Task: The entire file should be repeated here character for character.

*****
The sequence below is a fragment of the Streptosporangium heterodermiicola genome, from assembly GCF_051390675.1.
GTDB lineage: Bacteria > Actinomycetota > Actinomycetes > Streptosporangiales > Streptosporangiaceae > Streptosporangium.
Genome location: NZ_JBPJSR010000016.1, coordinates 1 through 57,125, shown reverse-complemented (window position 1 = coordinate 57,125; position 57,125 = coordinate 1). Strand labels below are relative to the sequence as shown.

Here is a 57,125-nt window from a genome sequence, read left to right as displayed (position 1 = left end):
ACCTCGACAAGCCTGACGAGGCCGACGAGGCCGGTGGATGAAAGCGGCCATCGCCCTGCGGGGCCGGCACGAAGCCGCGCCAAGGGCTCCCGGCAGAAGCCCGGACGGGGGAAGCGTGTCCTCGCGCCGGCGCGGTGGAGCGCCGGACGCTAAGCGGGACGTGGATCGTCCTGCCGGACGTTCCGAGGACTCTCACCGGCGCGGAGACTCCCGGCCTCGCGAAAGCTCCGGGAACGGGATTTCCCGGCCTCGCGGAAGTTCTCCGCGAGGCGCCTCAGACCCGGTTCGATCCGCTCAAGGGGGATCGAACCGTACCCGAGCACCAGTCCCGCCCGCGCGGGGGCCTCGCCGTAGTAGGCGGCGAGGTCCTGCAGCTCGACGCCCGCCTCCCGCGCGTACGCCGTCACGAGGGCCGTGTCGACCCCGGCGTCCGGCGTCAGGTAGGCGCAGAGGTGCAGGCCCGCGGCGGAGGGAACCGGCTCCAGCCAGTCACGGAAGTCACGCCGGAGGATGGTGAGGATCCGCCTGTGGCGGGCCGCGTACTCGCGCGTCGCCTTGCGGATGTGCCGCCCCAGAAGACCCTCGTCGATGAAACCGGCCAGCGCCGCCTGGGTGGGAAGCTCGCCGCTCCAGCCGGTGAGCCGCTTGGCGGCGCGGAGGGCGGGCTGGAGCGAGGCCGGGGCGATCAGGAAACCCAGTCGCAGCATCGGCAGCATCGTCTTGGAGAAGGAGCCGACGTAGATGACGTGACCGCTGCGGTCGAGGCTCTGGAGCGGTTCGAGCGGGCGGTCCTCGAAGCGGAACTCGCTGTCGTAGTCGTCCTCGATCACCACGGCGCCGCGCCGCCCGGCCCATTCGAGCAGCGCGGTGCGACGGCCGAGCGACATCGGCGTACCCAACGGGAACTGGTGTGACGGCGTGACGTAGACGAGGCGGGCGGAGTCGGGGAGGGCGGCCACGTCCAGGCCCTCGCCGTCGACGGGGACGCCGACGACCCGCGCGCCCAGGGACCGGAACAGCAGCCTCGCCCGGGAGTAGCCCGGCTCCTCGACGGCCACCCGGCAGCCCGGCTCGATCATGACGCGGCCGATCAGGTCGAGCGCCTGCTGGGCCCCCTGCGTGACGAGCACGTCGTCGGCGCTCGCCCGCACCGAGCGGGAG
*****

The sequence below is a fragment of the Streptosporangium heterodermiicola genome, from assembly GCF_051390675.1.
GTDB lineage: Bacteria > Actinomycetota > Actinomycetes > Streptosporangiales > Streptosporangiaceae > Streptosporangium.
Genome location: NZ_JBPJSR010000016.1, coordinates 1 through 57,125, shown reverse-complemented (window position 1 = coordinate 57,125; position 57,125 = coordinate 1). Strand labels below are relative to the sequence as shown.

Here is a 57,125-nt window from a genome sequence, read left to right as displayed (position 1 = left end):
ACCTCGACAAGCCTGACGAGGCCGACGAGGCCGGTGGATGAAAGCGGCCATCGCCCTGCGGGGCCGGCACGAAGCCGCGCCAAGGGCTCCCGGCAGAAGCCCGGACGGGGGAAGCGTGTCCTCGCGCCGGCGCGGTGGAGCGCCGGACGCTAAGCGGGACGTGGATCGTCCTGCCGGACGTTCCGAGGACTCTCACCGGCGCGGAGACTCCCGGCCTCGCGAAAGCTCCGGGAACGGGATTTCCCGGCCTCGCGGAAGTTCTCCGCGAGGCGCCTCAGACCCGGTTCGATCCGCTCAAGGGGGATCGAACCGTACCCGAGCACCAGTCCCGCCCGCGCGGGGGCCTCGCCGTAGTAGGCGGCGAGGTCCTGCAGCTCGACGCCCGCCTCCCGCGCGTACGCCGTCACGAGGGCCGTGTCGACCCCGGCGTCCGGCGTCAGGTAGGCGCAGAGGTGCAGGCCCGCGGCGGAGGGAACCGGCTCCAGCCAGTCACGGAAGTCACGCCGGAGGATGGTGAGGATCCGCCTGTGGCGGGCCGCGTACTCGCGCGTCGCCTTGCGGATGTGCCGCCCCAGAAGACCCTCGTCGATGAAACCGGCCAGCGCCGCCTGGGTGGGAAGCTCGCCGCTCCAGCCGGTGAGCCGCTTGGCGGCGCGGAGGGCGGGCTGGAGCGAGGCCGGGGCGATCAGGAAACCCAGTCGCAGCATCGGCAGCATCGTCTTGGAGAAGGAGCCGACGTAGATGACGTGACCGCTGCGGTCGAGGCTCTGGAGCGGTTCGAGCGGGCGGTCCTCGAAGCGGAACTCGCTGTCGTAGTCGTCCTCGATCACCACGGCGCCGCGCCGCCCGGCCCATTCGAGCAGCGCGGTGCGACGGCCGAGCGACATCGGCGTACCCAACGGGAACTGGTGTGACGGCGTGACGTAGACGAGGCGGGCGGAGTCGGGGAGGGCGGCCACGTCCAGGCCCTCGCCGTCGACGGGGACGCCGACGACCCGCGCGCCCAGGGACCGGAACAGCAGCCTCGCCCGGGAGTAGCCCGGCTCCTCGACGGCCACCCGGCAGCCCGGCTCGATCATGACGCGGCCGATCAGGTCGAGCGCCTGCTGGGCCCCCTGCGTGACGAGCACGTCGTCGGCGCTCGCCCGCACCGAGCGGGAG